"The biggest challenge on this show is restraint," he said. "We're doing a serious cop show, that's how we approach it. We are doing 'Law & Order,' we are doing 'CSI,' we are doing 'Homicide,' 'The Wire.' We approach it as if we're doing a very gritty cop show, torn from the headlines, ripped from the streets. We take it all really seriously, so the real challenge for us is to maintain our composure. The moment we start laughing at ourselves and the stupidity, and if the characters start reacting to everything like it's stupid, I think you lose the rules of the universe."
"We definitely hint at the kind of structure of a procedural, but we have a very specific tone," Vermeulen said. "There's a sweet spot, it's very dry but you have to kind of push a little energy underneath it without it becoming too cartoonish."
"We're trying to tell the truth, our truth," Burns said when asked how he handles his character's intensity. "We don't know that what we're saying is funny. And as long as the character doesn't know what they're saying is funny, then it can be funny. I learned that early on. A director would say, 'No, no, no, don't play the joke. Play the seriousness and the stakes, and then it will be funny.' It's hard when you're doing some of the stuff we do to not acknowledge it's funny, but once you do that you ruin the joke."
Jones also talked of her real affection for procedurals, citing Mariska Hargitay on "Law & Order: SVU" as an inspiration. "There's something about her; she's very human but she still manages to push the plot forward and she is no-nonsense but she's still manages to kind of maintain her femininity and stay in herself. I really like watching her. I learned a lot from her."
The show also had Steve Carell on hand to set the tone, as he directed the pilot episode. The cast had nothing but kind things to say about their executive producer, who has plenty of sitcom experience from his years on "The Office."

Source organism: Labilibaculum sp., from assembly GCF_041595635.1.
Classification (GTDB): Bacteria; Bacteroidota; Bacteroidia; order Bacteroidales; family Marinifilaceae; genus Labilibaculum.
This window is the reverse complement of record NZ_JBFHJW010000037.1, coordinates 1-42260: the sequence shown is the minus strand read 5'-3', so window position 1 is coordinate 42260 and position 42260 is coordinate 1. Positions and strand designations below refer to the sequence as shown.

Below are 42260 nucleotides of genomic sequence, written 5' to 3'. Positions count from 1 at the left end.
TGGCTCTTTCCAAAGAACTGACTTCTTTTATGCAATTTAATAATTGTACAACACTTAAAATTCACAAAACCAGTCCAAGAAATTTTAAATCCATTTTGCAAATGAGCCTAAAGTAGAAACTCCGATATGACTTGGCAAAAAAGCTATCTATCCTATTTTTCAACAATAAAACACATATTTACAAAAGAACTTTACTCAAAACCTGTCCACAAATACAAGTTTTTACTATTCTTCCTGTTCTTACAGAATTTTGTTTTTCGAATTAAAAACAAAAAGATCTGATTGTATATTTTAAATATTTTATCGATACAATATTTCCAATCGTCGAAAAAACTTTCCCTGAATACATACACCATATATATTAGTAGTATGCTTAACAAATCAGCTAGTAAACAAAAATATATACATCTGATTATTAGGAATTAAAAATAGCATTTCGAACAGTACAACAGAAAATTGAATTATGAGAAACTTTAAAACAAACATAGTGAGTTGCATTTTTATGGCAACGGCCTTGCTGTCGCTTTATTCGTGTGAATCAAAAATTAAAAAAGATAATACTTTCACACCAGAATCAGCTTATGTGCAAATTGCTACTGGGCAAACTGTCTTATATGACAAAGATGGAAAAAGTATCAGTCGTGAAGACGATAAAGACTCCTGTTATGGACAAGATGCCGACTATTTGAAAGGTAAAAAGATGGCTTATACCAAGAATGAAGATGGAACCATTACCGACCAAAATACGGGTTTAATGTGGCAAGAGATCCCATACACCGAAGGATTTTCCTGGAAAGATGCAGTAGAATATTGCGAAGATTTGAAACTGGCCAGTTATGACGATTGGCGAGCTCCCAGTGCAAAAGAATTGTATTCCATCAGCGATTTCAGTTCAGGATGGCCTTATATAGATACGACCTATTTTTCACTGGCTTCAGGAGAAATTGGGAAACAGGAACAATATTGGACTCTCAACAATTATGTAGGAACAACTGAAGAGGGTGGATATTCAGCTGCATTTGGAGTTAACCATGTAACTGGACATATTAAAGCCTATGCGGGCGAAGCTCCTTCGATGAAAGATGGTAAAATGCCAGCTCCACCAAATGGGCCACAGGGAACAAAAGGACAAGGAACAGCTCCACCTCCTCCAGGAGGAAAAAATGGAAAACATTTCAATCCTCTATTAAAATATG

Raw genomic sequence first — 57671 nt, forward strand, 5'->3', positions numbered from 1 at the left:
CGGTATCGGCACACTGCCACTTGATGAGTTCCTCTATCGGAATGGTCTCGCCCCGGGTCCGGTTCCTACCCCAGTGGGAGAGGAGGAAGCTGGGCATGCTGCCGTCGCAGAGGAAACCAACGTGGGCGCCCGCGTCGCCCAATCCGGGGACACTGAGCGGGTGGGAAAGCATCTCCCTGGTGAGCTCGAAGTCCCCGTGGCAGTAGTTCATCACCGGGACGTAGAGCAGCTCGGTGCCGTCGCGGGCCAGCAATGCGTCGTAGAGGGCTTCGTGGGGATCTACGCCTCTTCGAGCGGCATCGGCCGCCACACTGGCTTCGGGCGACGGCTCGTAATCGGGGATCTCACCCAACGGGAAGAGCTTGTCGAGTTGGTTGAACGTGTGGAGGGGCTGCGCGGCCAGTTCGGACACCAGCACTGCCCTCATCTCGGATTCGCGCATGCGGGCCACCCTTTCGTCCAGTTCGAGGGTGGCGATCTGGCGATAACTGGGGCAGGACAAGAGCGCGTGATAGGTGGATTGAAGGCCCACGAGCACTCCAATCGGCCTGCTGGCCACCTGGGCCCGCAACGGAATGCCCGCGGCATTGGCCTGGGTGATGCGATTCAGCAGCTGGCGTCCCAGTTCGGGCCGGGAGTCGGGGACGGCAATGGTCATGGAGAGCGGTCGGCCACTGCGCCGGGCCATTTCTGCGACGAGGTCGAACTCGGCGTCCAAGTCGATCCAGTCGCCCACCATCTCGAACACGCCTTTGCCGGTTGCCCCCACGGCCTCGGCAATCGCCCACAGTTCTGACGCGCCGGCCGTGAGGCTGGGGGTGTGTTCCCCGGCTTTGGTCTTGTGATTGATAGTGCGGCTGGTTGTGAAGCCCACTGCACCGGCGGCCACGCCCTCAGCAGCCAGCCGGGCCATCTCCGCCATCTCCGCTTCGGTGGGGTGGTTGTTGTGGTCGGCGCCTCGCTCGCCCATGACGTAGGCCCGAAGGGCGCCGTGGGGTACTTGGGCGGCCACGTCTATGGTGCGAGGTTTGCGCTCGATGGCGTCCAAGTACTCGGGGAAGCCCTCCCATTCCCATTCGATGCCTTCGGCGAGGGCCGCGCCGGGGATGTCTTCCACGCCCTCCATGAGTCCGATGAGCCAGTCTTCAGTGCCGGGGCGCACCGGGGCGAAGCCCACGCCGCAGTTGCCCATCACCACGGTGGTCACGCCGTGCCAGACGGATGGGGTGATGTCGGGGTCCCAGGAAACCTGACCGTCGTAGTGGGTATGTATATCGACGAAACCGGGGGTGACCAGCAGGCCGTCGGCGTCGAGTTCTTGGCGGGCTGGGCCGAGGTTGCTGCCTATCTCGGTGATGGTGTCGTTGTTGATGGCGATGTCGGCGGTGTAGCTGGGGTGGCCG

"He's a very sweet, normal person who -- it's kind of refreshing when he's one of the funniest humans on the planet, and one of the most normal, genuine, grounded people that you know," Vermeulen said. "He does instinctively have a very dry humor, but it’s not a mean humor. He's pretty great."
"Steve has the sharpest, most intelligent sense of humor in the world," added Ungerleider. "Even if he's doing something very stupid., there's an incredible intelligence behind it. I always think to do really dumb humor, it has to be very smart. If something is just straight broad and random, it's not that funny anymore if there are no rules at all. So he has very specific rules about how things are stupid. The universe has to have rules, even if it's just a stupid comedy, otherwise it becomes a drug trip."
The series will also have its fair share of guest stars: Bill Murray, Lisa Kudrow, Alfred Molina, Keegan-Michael Key, Adam Scott, Cecily Strong and Ryan Hansen will all have a part to play in the first 10 episodes.
"Just in terms of satisfying a lifelong dream, the episode with Bill Murray was, you know, I mean -- there's nobody better," Jones said enthusiastically. "It's a big one. I should probably retire, but I'm gonna keep going, but he was so cool and he's such a good actor and he's so funny, so he's kind of everything."
"Angie Tribeca's" 10-episode first season will air in a marathon Jan. 17 on TBS. An additional 10 episodes will air weekly, one each week.